Was it zinc? “I think she is,” Morris says. The final test is usually to knock. Unlike the solid stone monuments they imitate, the zinc ones are hollow. Morris raps on the side and hears the signature dong. “Oh, yeah. This is the most elaborate one I’ve seen. The metal, it has the same [imitation] wood as the little one down there. I think they liked that it was going to be crisp. I think the factor of permanence was the big draw.”

Though the zinc can become brittle. “Oh, she has a crack that got patched,” Morris notes of Charity. “See there’s a crack on her leg and her foot.”

Dee Morris views the statue of Charity atop the Jacobs family grave at Medford's Oak Grove Cemetery. (Greg Cook/WBUR)
Dee Morris views the statue of Charity atop the Jacobs family grave at Medford's Oak Grove Cemetery. (Greg Cook/WBUR)

The base is seemingly carved with columns and arches that frame a rose, an anchor and plaques with the birth and death statistics. The letters of the family name are seemingly made from wood branches.

Charles Jacobs (1839-1907), Morris explained, “owned a fair amount of land in the east Medford area and he was very keen on horticulture.” He grew orchards of pear and apple trees off Salem Street. “So you have this very pretty rose. I like the lily of the valley.”

“A lot of the times if I’m doing a tour, people have no awareness. They just think it’s stone of some sort,” Morris says. She herself discovered the zinc monuments when she was exploring a cemetery and found a “stone” that looked somehow odd. “I think I went up and knocked on it and said, ‘Oh, this is different.’ I knocked on it and it’s hollow. I said, ‘What is this thing?’”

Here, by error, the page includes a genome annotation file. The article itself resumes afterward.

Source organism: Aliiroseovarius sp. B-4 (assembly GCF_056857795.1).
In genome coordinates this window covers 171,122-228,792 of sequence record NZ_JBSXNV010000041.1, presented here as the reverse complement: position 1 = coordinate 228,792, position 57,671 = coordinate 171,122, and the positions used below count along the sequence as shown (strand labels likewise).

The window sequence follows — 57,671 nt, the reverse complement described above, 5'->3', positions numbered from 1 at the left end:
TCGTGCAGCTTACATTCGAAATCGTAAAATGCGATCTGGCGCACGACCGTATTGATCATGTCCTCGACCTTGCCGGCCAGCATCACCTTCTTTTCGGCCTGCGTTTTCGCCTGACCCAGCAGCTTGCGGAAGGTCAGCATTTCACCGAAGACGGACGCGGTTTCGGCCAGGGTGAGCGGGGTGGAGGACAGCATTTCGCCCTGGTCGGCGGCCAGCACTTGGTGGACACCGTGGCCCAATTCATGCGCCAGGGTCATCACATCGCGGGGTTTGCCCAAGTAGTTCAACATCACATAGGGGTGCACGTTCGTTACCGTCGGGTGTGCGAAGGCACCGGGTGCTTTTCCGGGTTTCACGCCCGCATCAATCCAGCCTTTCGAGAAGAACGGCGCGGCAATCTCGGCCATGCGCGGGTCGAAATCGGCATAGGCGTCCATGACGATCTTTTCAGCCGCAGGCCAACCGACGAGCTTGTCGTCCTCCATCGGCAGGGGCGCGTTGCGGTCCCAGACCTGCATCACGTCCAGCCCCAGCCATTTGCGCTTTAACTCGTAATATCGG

Morris and I find a modest “stone” with a curved top and columns on the sides for Julia Southworth, who died in 1886; simple “stones” for “Father” and “Mother” Thompson; a square column for the Anderson family; and obelisk for members of the Cook family (no relation) who served in and survived the “Mexican War.”

“I’d not realized this one is here. You always find something new,” Morris says. “Usually if the spirits want you to find something, you do. And if they don’t want you to find something, they don’t let you into the secret. Trust me.”

Dee Morris views the obelisk for members of the Cook family who served in and survived the “Mexican War.” (Greg Cook/WBUR)
Dee Morris views the obelisk for members of the Cook family who served in and survived the “Mexican War.” (Greg Cook/WBUR)

Greg Cook Twitter Arts Reporter
Greg Cook was an arts reporter and critic for WBUR's The ARTery.